Uganda said on Wednesday it had killed a number of militiamen allied to the Islamic State group who it blames for the murder of a honeymooning couple last month.
A Briton and a South African as well as their Ugandan guide lost their lives in the October 17 attack that police said was the work of the Allied Democratic Forces (ADF) militia.
The Islamic State group had claimed responsibility for the assault on the trio as they were on safari in Queen Elizabeth National Park in southwestern Uganda.
The Ugandan army said Wednesday it had killed a “significant number” of ADF fighters in an operation Tuesday night on Lake Edward on the border with the Democratic Republic of Congo where the militia is based.
“Our joint forces have been tracking them since the attack on the tourists until we located them as they crossed Lake Edward on boats at night and we eliminated them,” deputy army spokesman Deo Akiiki told AFP.
“We are determined to eliminate all the ADF splinter groups to make our country safe for our people and our visitors,” he said.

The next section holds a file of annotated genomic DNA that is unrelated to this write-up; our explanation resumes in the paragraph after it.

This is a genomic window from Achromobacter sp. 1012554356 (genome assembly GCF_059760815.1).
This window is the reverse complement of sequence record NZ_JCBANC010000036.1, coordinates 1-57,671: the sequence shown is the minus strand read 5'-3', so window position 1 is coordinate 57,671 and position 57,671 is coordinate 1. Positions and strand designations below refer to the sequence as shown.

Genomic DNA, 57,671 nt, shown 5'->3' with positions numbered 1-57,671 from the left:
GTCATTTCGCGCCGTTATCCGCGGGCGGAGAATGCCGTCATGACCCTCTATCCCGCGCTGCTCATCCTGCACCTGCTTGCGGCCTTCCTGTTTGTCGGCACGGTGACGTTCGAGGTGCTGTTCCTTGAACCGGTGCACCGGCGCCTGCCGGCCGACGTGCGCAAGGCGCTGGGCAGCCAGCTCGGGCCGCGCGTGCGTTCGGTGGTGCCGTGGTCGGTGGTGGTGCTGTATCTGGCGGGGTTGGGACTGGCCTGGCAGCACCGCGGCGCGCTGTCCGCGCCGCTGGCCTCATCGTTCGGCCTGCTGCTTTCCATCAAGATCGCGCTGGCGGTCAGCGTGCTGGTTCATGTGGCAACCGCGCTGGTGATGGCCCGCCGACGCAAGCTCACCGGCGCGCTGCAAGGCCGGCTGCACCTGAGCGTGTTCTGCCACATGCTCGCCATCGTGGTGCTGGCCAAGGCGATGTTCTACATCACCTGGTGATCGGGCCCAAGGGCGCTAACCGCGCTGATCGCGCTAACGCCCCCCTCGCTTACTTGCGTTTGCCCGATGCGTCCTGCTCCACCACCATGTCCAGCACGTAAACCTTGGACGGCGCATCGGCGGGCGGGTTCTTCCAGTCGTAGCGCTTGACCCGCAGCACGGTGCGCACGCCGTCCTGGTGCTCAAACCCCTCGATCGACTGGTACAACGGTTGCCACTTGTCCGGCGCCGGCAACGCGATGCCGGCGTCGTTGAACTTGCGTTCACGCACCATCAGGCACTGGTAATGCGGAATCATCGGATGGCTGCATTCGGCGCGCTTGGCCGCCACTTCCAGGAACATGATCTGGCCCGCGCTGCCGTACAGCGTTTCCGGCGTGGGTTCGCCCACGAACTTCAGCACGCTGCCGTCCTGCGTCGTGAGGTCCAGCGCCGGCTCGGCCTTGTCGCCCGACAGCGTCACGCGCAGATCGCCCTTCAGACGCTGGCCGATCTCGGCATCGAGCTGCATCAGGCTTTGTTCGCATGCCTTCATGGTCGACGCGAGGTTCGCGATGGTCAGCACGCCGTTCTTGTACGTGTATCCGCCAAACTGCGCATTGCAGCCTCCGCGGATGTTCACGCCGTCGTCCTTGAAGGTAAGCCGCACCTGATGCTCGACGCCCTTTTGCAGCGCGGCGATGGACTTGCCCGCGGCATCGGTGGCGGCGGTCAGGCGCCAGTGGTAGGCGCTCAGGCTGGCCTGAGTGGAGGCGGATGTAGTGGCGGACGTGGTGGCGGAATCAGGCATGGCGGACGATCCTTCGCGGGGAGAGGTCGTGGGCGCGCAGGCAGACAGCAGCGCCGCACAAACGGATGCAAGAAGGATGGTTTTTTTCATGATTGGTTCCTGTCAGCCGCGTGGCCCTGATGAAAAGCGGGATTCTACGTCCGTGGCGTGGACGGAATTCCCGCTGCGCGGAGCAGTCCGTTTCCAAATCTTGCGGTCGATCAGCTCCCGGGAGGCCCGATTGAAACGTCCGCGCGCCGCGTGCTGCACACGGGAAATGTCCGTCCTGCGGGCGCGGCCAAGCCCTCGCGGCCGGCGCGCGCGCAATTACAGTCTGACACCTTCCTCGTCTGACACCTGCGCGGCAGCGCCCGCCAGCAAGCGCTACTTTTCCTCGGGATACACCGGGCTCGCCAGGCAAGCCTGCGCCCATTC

President Yoweri Museveni has called on Ugandan security forces to ensure the ADF was “wiped out” and the military has carried out a number of air strikes against its positions in the DRC.
The ADF is historically a Ugandan rebel coalition whose biggest group comprised Muslims opposed to Museveni.
Established in eastern Congo in 1995, the group is accused of slaughtering thousands of civilians in the violence-ravaged region.
In June, ADF fighters killed 42 people including 37 students in an attack on a high school in western Uganda near the DRC border.
Tourism is a top foreign exchange earner in Uganda, contributing almost 10 percent of gross domestic product (GDP) last year, according to government figures.